-Draw the reader in making it fun for everyone!

Appeals to pathos, cause the reader to create an emotional connection to the text or medium through which the author is expressing herself or trying to persuade the audience.

Right from the get-go, before the recipe even begins, Drummond uses an overstatement to introduce the recipe. She just goes on and on about the reactions one can expect in response to these delicious treats, which gears the reader up for a fun experience making and sharing their creation. After reading this funny intro, the audience thinks that making and sharing these treats is worth a try, to see what kind of a reaction they will get.

One way Drummond does this is through her tone. She is humorous, which draws the reader in and makes him or her feel at home and or loved. For this recipe that involves yeast, there are some steps that require taking a break to let the dough rise. Drummond says at one point, “fold laundry or sculpt or play twister with your mailman or something”, and when she does, she establishes that she knows what sort of things the typical reader may have on a to do list (laundry) but also funny things that would most likely never happen, but that when thought about, may sound like fun activities to mix up an average day at home with baking. The Pioneer woman is creating a playful and fun and inviting environment, in which you can bake and cook with her. Another example of this is when she says, “throw away the rest of your wrapping paper or build a Lego Rottweiler or do Yoga or watch Home Shopping Network and order a frozen pizza oven for your countertop or some cellulite cream.” Homemakers everywhere can share a chuckle over a comment like this that pokes fun at daily life.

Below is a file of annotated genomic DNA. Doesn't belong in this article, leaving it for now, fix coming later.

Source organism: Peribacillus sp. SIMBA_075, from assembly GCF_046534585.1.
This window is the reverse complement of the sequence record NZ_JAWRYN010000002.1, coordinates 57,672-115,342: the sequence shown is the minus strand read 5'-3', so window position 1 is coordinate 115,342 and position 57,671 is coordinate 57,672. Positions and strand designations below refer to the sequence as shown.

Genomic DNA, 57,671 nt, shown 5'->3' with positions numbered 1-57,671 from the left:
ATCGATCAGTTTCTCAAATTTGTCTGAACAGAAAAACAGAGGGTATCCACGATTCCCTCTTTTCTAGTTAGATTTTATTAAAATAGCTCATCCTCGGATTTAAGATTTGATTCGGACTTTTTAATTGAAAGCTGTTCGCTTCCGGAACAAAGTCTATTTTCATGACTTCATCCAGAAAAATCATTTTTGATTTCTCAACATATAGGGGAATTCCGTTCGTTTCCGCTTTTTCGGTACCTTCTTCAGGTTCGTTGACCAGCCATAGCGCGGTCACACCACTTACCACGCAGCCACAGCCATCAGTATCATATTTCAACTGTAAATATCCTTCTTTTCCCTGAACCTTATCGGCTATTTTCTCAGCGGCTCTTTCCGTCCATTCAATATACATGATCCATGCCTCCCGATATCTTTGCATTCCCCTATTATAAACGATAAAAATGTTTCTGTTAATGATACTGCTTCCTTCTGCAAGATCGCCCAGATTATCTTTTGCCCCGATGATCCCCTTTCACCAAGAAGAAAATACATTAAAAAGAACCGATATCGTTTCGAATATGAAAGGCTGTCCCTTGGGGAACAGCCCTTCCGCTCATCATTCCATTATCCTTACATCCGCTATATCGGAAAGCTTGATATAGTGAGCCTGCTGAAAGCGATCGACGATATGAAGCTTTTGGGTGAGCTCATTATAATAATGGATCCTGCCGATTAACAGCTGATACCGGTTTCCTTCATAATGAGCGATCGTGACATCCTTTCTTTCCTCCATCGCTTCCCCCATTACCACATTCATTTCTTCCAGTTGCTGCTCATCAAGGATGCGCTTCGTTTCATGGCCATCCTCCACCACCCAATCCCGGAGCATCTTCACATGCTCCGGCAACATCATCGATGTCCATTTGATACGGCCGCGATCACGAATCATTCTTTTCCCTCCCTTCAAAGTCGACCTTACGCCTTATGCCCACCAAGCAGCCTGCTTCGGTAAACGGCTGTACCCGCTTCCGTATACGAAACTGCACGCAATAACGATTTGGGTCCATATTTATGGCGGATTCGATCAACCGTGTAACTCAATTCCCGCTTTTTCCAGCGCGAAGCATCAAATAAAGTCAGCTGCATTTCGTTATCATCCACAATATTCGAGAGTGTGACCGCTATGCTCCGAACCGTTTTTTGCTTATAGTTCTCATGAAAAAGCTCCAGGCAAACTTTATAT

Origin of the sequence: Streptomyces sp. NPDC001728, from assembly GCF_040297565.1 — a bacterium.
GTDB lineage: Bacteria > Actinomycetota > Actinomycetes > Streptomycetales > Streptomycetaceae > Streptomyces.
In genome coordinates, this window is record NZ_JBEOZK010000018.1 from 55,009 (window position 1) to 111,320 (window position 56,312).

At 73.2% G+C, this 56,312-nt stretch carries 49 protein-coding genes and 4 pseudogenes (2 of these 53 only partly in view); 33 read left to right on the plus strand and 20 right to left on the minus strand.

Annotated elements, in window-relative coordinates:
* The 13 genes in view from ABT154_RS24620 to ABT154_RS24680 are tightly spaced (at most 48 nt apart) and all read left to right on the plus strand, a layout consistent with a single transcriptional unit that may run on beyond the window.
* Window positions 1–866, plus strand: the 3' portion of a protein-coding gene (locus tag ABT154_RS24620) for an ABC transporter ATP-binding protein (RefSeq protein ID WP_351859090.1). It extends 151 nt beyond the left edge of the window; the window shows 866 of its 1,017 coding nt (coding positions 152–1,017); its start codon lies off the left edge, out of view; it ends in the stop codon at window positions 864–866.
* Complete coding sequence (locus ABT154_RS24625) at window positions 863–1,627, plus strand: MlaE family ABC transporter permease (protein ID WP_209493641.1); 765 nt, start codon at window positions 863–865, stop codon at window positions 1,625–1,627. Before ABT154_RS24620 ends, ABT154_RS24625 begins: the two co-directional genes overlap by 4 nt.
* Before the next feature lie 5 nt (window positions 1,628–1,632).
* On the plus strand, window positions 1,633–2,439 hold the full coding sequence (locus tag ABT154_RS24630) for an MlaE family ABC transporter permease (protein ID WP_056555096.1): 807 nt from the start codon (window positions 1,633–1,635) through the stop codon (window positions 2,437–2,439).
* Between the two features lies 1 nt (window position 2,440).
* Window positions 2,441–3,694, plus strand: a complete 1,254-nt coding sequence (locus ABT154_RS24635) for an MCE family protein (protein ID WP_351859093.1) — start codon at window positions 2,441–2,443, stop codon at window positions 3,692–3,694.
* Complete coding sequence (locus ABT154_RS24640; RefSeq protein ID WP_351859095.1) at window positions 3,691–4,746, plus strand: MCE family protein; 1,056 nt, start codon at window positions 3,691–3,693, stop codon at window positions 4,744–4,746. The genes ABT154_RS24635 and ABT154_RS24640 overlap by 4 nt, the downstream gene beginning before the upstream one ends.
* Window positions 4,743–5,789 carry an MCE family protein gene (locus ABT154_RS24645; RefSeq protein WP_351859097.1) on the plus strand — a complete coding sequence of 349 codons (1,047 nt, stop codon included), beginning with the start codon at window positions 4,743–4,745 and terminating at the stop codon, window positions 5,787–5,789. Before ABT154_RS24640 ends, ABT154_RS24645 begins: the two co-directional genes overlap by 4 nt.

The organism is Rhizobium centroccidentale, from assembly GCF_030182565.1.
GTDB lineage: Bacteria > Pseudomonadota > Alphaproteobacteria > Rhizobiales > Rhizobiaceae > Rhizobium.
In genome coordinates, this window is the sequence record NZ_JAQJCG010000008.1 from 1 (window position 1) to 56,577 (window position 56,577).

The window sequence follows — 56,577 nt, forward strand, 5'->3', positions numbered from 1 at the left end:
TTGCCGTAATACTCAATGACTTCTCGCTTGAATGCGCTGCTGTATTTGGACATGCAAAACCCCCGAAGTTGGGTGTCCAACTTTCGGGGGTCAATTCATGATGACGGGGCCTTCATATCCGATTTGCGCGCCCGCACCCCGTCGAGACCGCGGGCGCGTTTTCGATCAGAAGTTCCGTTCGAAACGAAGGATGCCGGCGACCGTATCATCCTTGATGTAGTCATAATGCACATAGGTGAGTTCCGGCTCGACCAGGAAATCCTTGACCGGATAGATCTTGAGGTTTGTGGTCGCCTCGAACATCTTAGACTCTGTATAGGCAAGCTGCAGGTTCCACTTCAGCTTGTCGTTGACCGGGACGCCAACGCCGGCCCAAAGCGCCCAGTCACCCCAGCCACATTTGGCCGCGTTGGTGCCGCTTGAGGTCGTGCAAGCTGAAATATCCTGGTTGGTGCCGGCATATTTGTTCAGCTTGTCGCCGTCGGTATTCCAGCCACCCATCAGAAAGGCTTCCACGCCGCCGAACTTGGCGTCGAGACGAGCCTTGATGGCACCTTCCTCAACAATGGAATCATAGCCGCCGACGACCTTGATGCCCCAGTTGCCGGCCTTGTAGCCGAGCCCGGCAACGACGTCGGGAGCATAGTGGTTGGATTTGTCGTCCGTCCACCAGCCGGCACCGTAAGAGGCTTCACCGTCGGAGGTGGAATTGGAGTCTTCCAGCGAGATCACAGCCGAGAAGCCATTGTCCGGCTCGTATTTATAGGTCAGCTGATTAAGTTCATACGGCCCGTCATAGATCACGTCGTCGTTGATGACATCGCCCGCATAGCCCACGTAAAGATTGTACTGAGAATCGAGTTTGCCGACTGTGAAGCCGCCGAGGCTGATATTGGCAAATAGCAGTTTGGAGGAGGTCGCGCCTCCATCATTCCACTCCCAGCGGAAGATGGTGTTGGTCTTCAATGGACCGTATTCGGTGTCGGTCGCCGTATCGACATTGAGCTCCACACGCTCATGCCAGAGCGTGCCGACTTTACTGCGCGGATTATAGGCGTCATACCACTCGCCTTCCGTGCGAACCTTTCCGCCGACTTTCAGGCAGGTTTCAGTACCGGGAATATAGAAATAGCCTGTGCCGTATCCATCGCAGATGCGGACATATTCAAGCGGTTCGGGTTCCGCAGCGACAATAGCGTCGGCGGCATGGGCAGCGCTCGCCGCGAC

-Create logical arguments so that the reader will be inclined to make the rolls.

Drummond uses the tactic of asking a rhetorical question to her audience. She asks, “Why not start a holiday tradition of delivering these delicious cinnamon rolls to your friends and cohorts?” and in doing so, she appeals to logos, because after reading the anecdote about how Drummond’s mother used to always make and share these treats with great success, it makes the readers feel that it is only logical to go try them right away. A rhetorical question works for Drummond because it really makes the readers think and consider what she proposes, to make the rolls, and her readers do!